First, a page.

"That external vigilance...that we should watch and pray."
And if I find I cannot pray, surely that only frees me more to watch,
until my watch becomes my wait,
and I accept the both as my present calling.

(G. k. Chesterton, Orthodoxy; Psalm 46:10, 37:7, 27:14)
May 21
I lean my hands
and bang my head
on the wall that others leap over.
Where some soar high
I droop and sigh
weighed down by griefs and boulders.
Though some of us
are given wings to
reach beyond the stars,
there are those of us
leaning low but true
on the cornerstone of the building.

Ps. 18:29

May 20
It can't be easy knowing everything,
seeing beyond forever,
having to feel each stinging pain,
each blow of the hammer.
Where is the balance between the two,
the sides of joys and sorrows;
is the balm enough to cover
the hurt of countless tomorrows?
I used to imagine to please Him
would be worth the world I trod.
But now I would settle for trying
just to lessen the pain of God.
If by some small touch or gesture,
or some just worthwhile act
I might comfort the One of Sorrows,
I think I could rest with that.
 May 14
Looking up at the sky
stars went round and round
as I turned in the sand.
No answer was found.
As I pleaded to know
all that fell to my ears
from my upturned face
my unanswered tears.

Sunday, May 13, 2012

"A Sometimes Faith"
or Words that Come to mind

Thank You that
in my deepest sadness
I find I sometimes turn to You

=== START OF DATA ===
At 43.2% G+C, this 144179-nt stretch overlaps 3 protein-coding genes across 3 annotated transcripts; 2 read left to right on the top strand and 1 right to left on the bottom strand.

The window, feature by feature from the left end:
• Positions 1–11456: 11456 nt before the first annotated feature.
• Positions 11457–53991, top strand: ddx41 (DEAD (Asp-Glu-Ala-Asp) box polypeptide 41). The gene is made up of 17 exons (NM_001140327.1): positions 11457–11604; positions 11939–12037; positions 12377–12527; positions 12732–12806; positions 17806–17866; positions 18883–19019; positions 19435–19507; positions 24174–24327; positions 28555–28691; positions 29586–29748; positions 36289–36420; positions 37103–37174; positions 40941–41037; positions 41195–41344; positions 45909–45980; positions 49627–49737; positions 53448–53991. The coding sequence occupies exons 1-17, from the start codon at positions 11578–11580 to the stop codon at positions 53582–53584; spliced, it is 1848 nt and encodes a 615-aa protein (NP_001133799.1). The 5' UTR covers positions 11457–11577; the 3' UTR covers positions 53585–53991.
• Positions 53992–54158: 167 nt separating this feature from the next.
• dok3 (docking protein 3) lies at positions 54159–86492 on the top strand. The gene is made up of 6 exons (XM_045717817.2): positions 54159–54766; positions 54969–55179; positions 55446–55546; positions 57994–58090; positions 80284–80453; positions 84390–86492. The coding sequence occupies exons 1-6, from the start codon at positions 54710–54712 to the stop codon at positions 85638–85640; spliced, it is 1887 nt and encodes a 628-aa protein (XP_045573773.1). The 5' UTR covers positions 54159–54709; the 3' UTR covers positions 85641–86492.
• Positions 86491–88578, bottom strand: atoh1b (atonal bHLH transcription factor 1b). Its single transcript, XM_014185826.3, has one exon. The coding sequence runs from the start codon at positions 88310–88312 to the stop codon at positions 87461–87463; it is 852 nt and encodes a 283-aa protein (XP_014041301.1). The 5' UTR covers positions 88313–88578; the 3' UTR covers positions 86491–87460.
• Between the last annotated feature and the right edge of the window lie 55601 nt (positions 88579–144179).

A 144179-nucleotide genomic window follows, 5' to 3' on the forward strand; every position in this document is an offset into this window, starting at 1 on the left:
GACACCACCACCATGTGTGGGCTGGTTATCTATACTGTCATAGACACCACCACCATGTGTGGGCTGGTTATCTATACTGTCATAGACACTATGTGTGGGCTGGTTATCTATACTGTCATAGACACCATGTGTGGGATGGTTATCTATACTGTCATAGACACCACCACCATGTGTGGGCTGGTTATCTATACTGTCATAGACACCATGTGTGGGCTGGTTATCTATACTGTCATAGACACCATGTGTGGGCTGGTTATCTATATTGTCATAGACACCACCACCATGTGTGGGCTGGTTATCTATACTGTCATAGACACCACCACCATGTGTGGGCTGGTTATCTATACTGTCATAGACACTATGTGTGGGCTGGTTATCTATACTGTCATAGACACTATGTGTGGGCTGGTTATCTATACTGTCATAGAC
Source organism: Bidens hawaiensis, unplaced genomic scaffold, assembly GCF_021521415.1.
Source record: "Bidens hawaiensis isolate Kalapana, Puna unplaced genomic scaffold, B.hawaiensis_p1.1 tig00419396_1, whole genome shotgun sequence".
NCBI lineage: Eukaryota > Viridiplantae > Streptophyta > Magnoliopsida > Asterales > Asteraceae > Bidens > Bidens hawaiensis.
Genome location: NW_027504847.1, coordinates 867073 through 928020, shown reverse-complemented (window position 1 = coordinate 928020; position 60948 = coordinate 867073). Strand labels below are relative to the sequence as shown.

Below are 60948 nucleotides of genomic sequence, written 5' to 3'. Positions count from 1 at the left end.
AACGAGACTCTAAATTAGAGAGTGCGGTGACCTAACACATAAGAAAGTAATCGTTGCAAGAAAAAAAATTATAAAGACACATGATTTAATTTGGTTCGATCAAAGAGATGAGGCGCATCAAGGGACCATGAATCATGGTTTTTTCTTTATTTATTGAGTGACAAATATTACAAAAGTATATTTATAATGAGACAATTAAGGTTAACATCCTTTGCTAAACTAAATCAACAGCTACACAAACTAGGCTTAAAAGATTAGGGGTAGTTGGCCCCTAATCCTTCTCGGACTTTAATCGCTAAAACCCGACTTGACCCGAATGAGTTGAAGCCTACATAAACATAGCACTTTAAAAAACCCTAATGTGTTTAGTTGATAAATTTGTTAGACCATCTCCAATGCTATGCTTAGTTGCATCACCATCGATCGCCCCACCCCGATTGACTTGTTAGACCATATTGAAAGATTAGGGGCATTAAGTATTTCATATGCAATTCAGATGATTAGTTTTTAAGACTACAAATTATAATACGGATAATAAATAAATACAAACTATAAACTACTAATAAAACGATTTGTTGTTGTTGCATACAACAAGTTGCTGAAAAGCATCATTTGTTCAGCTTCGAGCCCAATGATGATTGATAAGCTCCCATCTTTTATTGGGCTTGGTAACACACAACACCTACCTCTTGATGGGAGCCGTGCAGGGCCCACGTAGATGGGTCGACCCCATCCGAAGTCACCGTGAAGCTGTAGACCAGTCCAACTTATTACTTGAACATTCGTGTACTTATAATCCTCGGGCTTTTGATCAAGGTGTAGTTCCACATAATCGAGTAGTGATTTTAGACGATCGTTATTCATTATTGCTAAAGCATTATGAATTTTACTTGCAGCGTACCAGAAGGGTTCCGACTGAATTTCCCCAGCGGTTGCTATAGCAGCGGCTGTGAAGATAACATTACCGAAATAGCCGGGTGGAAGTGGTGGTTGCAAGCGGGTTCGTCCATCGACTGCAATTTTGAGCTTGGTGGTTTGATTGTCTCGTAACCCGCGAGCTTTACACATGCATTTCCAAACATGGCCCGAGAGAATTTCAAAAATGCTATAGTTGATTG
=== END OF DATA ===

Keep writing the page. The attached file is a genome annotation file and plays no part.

and although I cannot pour out my heart
while in its cloudy frozen state,
I can repeat the ancient words
that in the past gave comfort
and, Lord willing,
may again some day.
"Our Father, Who art in heaven..."

Sunday, May 6, 2012

Potter's Field, The   The Seventeenth Chronicle Of Brother CadfaelPotter's Field, The The Seventeenth Chronicle Of Brother Cadfael by Ellis Peters
My rating: 5 of 5 stars

Enjoyable. My favourite quotations from this book: "We live as candles in the breath of God." (p. 182) "...My soul has benefited from his prayers. But pain is here in the body, and has a very loud voice. Sometimes I could not hear my own voice say Amen! for the demon howling." (p. 238) " 'It may well be,' said Cadfael, 'that our justice sees as in a mirror image, left where right should be, evil reflected back as good, good as evil, your angel as her devil. But God's justice, if it makes no haste, makes no mistakes.' "

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Friday, May 4, 2012

Oh, God, heal my heart...
First work on the part
that wills to help others
and fills needs of others,
and comforts the troubled.